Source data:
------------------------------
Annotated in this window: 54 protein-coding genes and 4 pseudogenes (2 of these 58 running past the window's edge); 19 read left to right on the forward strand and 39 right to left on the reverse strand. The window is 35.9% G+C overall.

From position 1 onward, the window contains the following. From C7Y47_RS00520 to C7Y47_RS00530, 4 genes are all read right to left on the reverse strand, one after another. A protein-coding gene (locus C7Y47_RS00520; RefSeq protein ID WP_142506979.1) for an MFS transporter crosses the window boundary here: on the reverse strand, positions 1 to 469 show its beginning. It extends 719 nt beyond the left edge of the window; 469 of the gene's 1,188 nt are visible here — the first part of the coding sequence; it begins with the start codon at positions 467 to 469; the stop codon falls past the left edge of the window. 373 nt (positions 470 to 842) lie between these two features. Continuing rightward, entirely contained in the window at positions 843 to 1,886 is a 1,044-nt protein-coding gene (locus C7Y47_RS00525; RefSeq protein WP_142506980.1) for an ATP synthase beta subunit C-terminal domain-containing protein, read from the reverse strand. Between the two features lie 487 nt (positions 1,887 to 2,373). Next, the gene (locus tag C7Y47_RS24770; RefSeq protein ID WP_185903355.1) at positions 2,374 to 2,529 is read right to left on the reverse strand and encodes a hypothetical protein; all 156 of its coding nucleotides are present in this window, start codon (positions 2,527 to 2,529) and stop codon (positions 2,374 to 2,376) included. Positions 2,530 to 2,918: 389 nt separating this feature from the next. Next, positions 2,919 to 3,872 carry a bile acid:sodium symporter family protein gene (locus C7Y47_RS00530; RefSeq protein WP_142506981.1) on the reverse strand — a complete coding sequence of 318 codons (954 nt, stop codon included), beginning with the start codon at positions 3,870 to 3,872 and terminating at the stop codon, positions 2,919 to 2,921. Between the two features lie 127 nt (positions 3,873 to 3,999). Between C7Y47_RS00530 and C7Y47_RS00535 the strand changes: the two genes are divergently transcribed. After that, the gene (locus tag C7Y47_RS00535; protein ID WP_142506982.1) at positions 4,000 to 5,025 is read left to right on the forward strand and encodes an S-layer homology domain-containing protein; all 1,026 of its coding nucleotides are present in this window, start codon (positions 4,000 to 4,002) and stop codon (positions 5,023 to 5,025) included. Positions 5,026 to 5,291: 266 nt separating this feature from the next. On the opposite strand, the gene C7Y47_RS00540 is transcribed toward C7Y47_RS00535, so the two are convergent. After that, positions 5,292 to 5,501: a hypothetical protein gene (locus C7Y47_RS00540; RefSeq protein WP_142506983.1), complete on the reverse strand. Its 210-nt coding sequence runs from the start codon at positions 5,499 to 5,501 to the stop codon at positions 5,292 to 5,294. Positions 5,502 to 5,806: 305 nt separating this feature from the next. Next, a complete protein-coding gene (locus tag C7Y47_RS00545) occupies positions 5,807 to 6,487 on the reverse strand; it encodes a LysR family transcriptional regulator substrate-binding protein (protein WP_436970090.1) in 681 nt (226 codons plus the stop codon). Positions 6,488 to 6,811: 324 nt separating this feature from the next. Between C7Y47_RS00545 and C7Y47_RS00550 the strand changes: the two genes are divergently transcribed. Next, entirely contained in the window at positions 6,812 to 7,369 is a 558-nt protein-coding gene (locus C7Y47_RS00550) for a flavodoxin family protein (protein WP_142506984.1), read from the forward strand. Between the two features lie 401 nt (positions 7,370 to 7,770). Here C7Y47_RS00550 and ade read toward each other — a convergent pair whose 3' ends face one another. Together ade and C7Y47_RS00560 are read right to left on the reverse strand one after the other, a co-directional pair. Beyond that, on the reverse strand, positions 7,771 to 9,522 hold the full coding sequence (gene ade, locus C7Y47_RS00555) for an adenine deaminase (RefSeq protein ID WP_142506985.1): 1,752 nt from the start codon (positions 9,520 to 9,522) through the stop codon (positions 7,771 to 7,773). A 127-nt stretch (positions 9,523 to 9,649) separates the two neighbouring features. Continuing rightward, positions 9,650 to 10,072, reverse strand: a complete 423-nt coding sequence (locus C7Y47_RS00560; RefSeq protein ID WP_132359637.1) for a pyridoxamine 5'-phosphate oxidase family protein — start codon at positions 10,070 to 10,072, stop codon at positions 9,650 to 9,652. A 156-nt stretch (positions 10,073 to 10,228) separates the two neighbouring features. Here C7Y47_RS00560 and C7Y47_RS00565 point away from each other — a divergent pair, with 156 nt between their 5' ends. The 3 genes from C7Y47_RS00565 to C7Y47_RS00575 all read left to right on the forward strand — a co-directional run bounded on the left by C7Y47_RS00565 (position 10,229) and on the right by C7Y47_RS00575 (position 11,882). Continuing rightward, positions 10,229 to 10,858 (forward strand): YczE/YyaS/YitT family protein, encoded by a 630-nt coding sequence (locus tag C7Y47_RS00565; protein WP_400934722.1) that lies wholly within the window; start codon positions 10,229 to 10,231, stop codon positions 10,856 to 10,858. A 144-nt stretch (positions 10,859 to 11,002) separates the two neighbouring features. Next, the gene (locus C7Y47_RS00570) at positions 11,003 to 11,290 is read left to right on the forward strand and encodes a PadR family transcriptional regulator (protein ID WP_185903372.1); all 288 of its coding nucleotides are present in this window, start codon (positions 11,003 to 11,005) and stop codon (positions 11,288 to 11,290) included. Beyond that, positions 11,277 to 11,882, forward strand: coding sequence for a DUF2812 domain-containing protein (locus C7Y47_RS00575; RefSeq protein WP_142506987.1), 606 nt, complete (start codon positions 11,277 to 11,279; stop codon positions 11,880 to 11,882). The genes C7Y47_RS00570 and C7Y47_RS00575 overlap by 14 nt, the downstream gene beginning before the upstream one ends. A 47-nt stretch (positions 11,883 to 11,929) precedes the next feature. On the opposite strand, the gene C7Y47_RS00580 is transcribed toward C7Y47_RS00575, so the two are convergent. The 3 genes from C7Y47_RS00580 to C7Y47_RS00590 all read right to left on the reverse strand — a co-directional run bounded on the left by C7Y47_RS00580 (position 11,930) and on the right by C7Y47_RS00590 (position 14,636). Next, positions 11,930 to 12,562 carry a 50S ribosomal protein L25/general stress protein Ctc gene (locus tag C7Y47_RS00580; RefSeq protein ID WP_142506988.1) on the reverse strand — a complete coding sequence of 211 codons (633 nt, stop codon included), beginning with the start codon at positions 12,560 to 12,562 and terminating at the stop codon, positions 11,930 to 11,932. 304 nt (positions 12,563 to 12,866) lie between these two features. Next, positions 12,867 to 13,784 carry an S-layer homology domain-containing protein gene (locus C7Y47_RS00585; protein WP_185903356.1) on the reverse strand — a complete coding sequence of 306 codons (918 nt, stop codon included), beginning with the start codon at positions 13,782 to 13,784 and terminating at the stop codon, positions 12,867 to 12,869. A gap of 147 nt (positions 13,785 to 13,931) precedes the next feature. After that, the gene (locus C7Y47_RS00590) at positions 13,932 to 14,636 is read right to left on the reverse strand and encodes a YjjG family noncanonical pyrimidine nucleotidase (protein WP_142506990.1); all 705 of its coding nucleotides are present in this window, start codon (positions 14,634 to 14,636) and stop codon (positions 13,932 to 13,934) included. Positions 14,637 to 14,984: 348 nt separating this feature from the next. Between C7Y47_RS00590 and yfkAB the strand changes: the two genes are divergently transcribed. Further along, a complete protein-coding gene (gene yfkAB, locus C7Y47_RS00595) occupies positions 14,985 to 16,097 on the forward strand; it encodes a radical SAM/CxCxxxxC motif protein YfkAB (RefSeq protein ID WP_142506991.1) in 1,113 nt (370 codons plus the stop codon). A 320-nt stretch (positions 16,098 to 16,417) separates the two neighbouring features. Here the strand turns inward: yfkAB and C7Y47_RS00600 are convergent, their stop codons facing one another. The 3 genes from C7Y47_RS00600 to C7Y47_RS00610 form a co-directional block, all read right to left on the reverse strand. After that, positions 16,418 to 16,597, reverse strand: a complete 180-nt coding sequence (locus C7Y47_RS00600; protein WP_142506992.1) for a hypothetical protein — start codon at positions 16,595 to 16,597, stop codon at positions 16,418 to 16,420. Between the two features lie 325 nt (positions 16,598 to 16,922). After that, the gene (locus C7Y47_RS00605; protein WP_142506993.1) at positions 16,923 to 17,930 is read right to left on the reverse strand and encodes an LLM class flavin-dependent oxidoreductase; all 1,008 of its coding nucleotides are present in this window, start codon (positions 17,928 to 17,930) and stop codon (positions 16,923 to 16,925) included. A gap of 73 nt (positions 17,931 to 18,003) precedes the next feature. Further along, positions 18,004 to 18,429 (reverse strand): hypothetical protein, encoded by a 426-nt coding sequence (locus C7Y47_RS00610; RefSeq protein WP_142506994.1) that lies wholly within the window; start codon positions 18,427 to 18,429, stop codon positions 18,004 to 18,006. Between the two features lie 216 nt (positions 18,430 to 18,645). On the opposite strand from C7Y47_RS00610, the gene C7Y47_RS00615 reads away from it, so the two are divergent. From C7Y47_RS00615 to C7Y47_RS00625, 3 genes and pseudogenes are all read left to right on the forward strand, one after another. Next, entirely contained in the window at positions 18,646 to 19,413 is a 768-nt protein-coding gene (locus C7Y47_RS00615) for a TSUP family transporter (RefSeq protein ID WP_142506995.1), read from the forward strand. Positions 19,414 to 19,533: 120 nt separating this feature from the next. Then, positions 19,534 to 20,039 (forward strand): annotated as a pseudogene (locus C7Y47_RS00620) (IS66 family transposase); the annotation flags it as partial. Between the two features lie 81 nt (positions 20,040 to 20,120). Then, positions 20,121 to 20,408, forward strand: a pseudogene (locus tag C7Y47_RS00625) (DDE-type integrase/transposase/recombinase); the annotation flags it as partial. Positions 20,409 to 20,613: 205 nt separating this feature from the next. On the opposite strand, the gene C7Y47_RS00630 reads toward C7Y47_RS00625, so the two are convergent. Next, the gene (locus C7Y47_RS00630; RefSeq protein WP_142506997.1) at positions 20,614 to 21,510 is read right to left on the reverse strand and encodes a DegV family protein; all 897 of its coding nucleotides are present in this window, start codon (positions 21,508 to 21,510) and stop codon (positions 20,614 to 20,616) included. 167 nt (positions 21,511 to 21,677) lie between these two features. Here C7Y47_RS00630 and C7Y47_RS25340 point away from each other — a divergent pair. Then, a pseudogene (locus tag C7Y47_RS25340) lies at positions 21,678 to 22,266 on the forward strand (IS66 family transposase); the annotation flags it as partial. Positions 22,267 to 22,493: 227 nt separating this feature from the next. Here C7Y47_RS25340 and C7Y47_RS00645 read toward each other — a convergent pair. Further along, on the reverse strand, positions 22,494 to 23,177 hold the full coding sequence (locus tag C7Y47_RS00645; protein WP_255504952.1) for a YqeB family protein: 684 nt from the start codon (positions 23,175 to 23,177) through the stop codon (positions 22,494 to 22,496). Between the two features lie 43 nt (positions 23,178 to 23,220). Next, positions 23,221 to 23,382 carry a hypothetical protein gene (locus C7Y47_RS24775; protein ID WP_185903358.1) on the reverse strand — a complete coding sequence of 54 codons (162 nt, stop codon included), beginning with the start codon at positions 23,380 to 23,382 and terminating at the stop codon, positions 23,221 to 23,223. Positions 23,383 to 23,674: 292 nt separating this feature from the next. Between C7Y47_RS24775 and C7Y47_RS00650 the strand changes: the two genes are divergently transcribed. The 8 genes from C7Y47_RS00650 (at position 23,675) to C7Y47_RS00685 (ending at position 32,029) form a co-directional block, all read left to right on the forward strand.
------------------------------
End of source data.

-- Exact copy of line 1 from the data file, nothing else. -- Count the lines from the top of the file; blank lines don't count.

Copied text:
Annotated in this window: 54 protein-coding genes and 4 pseudogenes (2 of these 58 running past the window's edge); 19 read left to right on the forward strand and 39 right to left on the reverse strand. The window is 35.9% G+C overall.